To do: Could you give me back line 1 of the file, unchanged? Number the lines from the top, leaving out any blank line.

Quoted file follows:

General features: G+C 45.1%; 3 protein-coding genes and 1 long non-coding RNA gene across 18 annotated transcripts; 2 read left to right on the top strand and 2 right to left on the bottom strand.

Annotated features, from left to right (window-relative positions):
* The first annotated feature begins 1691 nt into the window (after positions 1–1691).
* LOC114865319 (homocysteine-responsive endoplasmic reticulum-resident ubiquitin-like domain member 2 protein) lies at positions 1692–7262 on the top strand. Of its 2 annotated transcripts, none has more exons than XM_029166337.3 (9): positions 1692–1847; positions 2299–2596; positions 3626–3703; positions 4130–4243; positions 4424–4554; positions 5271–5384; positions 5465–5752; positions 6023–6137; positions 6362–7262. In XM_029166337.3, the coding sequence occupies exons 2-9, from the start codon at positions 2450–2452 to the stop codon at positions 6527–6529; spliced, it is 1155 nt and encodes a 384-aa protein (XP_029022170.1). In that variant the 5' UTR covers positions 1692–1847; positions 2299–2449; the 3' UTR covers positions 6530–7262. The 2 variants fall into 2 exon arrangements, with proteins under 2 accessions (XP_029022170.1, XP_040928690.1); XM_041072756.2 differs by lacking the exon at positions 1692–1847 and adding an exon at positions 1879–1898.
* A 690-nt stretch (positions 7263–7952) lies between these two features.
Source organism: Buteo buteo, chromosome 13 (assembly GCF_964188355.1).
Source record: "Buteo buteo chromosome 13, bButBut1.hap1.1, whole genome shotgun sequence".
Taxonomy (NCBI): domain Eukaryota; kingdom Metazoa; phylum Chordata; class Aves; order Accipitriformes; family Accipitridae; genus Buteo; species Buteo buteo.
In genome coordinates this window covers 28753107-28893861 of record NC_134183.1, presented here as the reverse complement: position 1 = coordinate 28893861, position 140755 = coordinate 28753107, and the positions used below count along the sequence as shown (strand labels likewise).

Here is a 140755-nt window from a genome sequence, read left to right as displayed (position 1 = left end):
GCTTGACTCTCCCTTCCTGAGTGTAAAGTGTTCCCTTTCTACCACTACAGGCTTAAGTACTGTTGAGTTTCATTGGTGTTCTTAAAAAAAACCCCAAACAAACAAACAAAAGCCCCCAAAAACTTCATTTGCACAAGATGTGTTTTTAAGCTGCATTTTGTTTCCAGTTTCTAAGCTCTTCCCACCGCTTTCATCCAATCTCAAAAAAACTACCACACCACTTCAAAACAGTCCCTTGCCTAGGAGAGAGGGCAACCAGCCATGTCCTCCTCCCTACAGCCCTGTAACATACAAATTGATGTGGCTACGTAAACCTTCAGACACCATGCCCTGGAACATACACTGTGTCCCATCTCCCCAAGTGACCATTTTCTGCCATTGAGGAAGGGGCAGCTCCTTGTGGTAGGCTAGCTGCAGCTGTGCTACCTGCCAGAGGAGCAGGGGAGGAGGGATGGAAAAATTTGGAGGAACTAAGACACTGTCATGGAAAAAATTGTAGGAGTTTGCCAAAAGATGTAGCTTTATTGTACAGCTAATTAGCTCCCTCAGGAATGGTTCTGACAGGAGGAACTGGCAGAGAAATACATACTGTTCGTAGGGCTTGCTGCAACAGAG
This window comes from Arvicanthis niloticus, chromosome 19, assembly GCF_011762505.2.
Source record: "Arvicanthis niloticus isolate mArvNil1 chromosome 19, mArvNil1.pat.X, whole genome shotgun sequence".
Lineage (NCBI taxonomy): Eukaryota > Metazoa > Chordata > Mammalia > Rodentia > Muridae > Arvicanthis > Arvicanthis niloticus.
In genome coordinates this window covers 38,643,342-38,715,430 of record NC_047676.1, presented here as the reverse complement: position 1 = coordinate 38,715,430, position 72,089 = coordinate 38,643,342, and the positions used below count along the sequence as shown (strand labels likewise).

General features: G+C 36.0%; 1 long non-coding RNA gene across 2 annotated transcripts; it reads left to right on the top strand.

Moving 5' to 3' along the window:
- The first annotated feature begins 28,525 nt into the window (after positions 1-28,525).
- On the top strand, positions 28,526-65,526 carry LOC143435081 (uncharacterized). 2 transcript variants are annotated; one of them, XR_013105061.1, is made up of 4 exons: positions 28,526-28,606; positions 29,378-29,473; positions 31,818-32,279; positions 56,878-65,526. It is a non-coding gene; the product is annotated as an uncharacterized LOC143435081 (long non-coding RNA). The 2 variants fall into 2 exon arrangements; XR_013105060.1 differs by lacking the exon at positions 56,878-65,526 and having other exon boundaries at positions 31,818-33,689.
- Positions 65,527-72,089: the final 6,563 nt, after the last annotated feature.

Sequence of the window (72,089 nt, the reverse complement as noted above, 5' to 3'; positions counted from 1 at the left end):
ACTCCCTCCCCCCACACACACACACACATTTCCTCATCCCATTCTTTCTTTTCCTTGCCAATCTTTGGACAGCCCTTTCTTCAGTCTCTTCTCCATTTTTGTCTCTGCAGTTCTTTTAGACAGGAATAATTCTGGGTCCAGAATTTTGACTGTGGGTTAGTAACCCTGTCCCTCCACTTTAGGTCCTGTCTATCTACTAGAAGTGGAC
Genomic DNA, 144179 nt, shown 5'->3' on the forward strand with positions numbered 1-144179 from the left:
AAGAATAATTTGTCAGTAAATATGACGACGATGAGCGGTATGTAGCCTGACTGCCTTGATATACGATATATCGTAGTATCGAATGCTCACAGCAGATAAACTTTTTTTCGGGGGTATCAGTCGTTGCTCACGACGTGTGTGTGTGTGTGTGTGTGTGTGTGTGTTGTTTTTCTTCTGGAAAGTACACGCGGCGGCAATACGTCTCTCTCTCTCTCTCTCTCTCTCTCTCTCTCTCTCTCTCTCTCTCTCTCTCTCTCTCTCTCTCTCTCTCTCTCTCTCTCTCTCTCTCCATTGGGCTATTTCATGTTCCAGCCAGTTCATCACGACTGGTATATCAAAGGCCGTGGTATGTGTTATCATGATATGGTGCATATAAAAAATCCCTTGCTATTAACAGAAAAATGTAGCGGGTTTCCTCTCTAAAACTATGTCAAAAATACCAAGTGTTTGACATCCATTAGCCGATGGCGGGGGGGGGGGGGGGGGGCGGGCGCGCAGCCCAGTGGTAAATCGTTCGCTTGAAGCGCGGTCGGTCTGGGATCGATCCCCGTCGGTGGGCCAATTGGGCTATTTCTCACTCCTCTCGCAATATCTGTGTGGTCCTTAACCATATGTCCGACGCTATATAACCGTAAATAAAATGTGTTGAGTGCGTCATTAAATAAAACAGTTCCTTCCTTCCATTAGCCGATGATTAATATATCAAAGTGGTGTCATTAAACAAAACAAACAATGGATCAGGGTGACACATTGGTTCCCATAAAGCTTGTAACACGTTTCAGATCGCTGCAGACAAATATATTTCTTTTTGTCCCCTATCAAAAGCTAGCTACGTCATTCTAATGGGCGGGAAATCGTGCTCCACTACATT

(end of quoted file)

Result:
General features: G+C 45.1%; 3 protein-coding genes and 1 long non-coding RNA gene across 18 annotated transcripts; 2 read left to right on the top strand and 2 right to left on the bottom strand.